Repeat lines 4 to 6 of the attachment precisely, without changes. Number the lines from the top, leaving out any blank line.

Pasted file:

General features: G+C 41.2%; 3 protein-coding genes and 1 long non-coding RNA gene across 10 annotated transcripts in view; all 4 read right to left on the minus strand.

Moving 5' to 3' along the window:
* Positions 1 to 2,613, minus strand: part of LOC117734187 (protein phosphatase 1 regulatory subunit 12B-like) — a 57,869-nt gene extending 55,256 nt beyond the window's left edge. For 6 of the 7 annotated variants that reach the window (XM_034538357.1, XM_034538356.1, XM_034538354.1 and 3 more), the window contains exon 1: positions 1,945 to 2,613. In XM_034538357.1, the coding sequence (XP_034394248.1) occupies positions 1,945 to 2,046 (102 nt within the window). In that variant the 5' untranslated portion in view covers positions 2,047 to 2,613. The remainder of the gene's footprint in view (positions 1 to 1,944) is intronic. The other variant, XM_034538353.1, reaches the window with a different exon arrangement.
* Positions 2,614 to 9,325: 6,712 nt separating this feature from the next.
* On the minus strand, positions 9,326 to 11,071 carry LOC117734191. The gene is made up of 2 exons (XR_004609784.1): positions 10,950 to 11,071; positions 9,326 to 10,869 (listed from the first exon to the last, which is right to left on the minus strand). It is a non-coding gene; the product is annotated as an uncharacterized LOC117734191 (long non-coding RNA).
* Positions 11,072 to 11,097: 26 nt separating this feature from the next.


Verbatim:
* Positions 2,614 to 9,325: 6,712 nt separating this feature from the next.
* On the minus strand, positions 9,326 to 11,071 carry LOC117734191. The gene is made up of 2 exons (XR_004609784.1): positions 10,950 to 11,071; positions 9,326 to 10,869 (listed from the first exon to the last, which is right to left on the minus strand). It is a non-coding gene; the product is annotated as an uncharacterized LOC117734191 (long non-coding RNA).
* Positions 11,072 to 11,097: 26 nt separating this feature from the next.